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Sam Soares

24 years old |United States
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writer
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Your approach to education

Realize that you care more about your child and their future than anyone else. Therefore, it is you who are most suitable for the role of teacher for your child. Home education is a big responsibility, but if you fit it to your family's lifestyle, it will work regardless of your education and experience. You are not required to give up your personal interests - you can lead a normal life outside of the time allocated for training.
While it's still fairly easy to teach an elementary school program, you may find it difficult to build confidence when it comes to a high school program. But it's doable and people do it. Just know what you are learning!
Make a study plan. The sheer volume of material and methods available can overwhelm a beginner. It's easy to forget how useful all this is! Figuring out your approach will be the first step in limiting everything. There are many resources and check this article that can help you navigate through the maze of ideas. Research, read and plan what you want to give and how you want to give it.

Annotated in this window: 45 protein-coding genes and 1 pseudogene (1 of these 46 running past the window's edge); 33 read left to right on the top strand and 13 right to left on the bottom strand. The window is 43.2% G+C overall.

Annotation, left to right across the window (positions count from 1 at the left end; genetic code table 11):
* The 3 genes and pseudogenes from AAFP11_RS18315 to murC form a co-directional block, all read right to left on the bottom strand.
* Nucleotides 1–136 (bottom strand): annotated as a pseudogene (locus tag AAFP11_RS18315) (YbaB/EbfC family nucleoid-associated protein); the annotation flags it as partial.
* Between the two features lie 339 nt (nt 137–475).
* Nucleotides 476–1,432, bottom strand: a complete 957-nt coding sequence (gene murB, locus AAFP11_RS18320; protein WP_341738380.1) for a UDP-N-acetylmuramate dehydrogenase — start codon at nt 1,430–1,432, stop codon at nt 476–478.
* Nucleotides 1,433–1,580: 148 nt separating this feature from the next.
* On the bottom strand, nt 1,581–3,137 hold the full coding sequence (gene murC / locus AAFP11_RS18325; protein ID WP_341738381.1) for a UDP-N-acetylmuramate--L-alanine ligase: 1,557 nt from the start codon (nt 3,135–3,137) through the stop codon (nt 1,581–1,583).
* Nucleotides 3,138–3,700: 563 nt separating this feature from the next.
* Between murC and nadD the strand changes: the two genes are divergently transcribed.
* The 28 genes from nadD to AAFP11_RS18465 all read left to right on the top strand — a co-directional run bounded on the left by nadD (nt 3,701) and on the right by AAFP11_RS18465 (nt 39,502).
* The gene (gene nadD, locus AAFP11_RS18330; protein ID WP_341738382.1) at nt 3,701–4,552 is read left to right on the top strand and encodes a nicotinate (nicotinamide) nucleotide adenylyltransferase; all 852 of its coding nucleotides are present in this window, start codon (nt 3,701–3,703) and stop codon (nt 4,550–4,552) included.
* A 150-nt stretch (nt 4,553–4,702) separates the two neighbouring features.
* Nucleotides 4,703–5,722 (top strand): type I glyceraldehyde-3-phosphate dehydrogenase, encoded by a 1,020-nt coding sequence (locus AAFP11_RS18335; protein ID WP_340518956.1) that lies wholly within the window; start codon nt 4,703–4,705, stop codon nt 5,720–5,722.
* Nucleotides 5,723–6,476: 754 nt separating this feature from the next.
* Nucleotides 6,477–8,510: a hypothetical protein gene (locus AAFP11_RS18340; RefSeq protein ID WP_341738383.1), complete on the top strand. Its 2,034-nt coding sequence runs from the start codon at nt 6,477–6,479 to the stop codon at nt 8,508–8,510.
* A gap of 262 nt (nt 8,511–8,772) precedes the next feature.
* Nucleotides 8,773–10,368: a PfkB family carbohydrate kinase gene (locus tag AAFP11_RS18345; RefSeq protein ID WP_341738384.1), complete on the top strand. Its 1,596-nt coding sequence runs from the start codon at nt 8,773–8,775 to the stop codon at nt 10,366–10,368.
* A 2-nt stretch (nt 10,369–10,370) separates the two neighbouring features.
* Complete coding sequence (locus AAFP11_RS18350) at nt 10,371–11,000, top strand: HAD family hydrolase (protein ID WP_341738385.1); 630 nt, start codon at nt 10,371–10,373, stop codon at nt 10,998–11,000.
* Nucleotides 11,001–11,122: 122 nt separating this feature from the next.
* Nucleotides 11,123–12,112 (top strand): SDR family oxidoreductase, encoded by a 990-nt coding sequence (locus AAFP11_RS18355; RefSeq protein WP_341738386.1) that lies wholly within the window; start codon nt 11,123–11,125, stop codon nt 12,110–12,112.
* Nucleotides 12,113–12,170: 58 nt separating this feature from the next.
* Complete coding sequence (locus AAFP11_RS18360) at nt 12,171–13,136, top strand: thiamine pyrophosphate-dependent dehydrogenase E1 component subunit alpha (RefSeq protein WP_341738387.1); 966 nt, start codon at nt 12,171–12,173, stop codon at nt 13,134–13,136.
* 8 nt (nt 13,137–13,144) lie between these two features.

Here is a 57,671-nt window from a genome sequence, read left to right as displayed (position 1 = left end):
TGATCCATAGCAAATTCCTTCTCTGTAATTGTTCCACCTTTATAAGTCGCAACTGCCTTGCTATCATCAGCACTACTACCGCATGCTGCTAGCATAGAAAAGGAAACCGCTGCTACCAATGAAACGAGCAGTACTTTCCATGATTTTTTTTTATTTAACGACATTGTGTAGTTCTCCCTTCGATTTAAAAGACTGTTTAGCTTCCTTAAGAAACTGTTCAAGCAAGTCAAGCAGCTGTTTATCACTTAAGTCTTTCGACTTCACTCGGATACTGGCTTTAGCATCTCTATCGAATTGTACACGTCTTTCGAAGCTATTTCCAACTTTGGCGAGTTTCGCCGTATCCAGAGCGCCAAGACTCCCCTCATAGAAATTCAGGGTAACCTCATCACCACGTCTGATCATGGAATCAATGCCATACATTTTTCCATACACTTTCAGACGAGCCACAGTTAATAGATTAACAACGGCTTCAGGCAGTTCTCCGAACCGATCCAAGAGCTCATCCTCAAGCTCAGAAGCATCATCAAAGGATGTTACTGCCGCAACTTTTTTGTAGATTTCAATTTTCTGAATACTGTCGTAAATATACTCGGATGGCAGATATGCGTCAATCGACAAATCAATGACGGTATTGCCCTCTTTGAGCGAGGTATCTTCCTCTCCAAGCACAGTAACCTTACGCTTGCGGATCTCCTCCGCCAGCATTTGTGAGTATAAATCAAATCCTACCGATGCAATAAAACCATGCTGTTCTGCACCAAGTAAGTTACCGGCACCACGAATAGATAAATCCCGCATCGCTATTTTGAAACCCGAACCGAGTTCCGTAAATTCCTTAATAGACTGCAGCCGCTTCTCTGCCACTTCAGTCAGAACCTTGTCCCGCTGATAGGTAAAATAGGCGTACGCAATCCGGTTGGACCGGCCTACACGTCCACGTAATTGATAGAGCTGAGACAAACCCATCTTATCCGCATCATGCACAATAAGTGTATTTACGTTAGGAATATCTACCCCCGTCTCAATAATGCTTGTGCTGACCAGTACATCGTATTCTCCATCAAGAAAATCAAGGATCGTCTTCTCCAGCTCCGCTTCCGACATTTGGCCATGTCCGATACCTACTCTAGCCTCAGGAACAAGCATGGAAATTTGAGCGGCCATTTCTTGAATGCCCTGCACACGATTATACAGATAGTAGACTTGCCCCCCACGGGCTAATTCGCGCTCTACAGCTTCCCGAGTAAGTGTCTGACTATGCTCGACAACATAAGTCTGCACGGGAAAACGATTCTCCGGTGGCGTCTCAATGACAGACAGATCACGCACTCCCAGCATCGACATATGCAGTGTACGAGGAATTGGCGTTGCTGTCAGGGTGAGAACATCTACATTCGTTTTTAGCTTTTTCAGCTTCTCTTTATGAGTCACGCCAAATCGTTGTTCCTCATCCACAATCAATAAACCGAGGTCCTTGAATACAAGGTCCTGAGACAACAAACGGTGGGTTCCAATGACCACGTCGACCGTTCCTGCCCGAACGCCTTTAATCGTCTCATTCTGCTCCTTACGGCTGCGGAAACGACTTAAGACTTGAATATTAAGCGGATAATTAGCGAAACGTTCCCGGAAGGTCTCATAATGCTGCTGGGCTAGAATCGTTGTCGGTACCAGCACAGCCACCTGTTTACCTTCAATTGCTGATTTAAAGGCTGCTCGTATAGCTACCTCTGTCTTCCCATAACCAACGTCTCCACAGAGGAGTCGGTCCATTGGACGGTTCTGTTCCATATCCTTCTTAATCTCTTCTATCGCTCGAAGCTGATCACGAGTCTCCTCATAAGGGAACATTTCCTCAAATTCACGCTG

Libraries and bookstores have books on homeschooling methods, other people's experiences, and proven curricula.
The Internet offers an endless source of information: basics on a variety of subjects, method articles, support groups, and public school courses. It even has lessons in most subjects from teachers, other homeschoolers, and even TV stations.
Authentic classical education includes the teaching of reading, thinking and speaking as separate skills. However, anti-school advocates, while agreeing with classical educational systems, usually have a wide range of resources that give children experience, but not a formal curriculum. All in your hands.
You should touch art, science (biology, physics, chemistry), languages, music, mathematics, history and geography for beginners.
Look for local support. You can find local groups that meet all over the place, organizations that hold periodic seminars or conventions, or even online groups that share experiences and resources. Many groups arrange joint lessons - under the guidance of parents - in a large number of subjects. If you start to feel overwhelmed, frustrated, or alone in a family education, support groups can give you advice or simply share the experience of parents who are not alone.
They are also an invaluable source of advice on how to comply with all schooling laws in your area. If you have questions, then you should wrap up in this group. And your child may meet other children studying at home.
 
Prepare resources. Homeschooling resources may vary from method to method. You can order textbooks, course kits, and online learning tools, or plans from resource sales. As cheaper alternatives, many parents use libraries, bookstores, exchange rates, thrift stores, and garage sales.